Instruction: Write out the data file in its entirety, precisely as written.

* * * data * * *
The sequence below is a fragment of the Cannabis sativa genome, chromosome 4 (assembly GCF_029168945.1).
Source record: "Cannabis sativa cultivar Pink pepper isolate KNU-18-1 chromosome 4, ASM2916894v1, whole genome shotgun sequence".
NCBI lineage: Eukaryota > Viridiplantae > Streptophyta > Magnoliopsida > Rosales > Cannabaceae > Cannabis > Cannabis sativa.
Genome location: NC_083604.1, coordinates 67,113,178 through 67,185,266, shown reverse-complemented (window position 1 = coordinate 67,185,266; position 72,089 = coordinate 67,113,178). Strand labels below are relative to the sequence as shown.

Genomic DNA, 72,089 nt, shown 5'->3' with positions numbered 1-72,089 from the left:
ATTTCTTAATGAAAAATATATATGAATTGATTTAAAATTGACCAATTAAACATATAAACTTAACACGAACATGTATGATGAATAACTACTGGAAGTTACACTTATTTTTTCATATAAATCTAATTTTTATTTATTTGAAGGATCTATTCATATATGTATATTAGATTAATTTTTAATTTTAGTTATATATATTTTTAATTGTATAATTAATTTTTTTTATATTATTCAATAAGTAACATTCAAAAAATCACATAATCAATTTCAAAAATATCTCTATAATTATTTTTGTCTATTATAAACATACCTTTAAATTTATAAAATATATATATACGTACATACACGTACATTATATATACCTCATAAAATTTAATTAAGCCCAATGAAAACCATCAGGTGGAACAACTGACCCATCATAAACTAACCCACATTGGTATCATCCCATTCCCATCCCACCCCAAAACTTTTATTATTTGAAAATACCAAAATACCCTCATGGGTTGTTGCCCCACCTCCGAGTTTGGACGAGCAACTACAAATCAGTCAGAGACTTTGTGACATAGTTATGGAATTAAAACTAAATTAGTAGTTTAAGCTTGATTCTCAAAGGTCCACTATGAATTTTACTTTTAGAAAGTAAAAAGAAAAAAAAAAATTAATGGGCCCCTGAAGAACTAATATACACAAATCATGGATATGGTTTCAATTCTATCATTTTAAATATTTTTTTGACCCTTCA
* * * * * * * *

The sequence below is a fragment of the Cannabis sativa genome, chromosome 4 (assembly GCF_029168945.1).
Source record: "Cannabis sativa cultivar Pink pepper isolate KNU-18-1 chromosome 4, ASM2916894v1, whole genome shotgun sequence".
NCBI lineage: Eukaryota > Viridiplantae > Streptophyta > Magnoliopsida > Rosales > Cannabaceae > Cannabis > Cannabis sativa.
Genome location: NC_083604.1, coordinates 67,113,178 through 67,185,266, shown reverse-complemented (window position 1 = coordinate 67,185,266; position 72,089 = coordinate 67,113,178). Strand labels below are relative to the sequence as shown.

Genomic DNA, 72,089 nt, shown 5'->3' with positions numbered 1-72,089 from the left:
ATTTCTTAATGAAAAATATATATGAATTGATTTAAAATTGACCAATTAAACATATAAACTTAACACGAACATGTATGATGAATAACTACTGGAAGTTACACTTATTTTTTCATATAAATCTAATTTTTATTTATTTGAAGGATCTATTCATATATGTATATTAGATTAATTTTTAATTTTAGTTATATATATTTTTAATTGTATAATTAATTTTTTTTATATTATTCAATAAGTAACATTCAAAAAATCACATAATCAATTTCAAAAATATCTCTATAATTATTTTTGTCTATTATAAACATACCTTTAAATTTATAAAATATATATATACGTACATACACGTACATTATATATACCTCATAAAATTTAATTAAGCCCAATGAAAACCATCAGGTGGAACAACTGACCCATCATAAACTAACCCACATTGGTATCATCCCATTCCCATCCCACCCCAAAACTTTTATTATTTGAAAATACCAAAATACCCTCATGGGTTGTTGCCCCACCTCCGAGTTTGGACGAGCAACTACAAATCAGTCAGAGACTTTGTGACATAGTTATGGAATTAAAACTAAATTAGTAGTTTAAGCTTGATTCTCAAAGGTCCACTATGAATTTTACTTTTAGAAAGTAAAAAGAAAAAAAAAAATTAATGGGCCCCTGAAGAACTAATATACACAAATCATGGATATGGTTTCAATTCTATCATTTTAAATATTTTTTTGACCCTTCA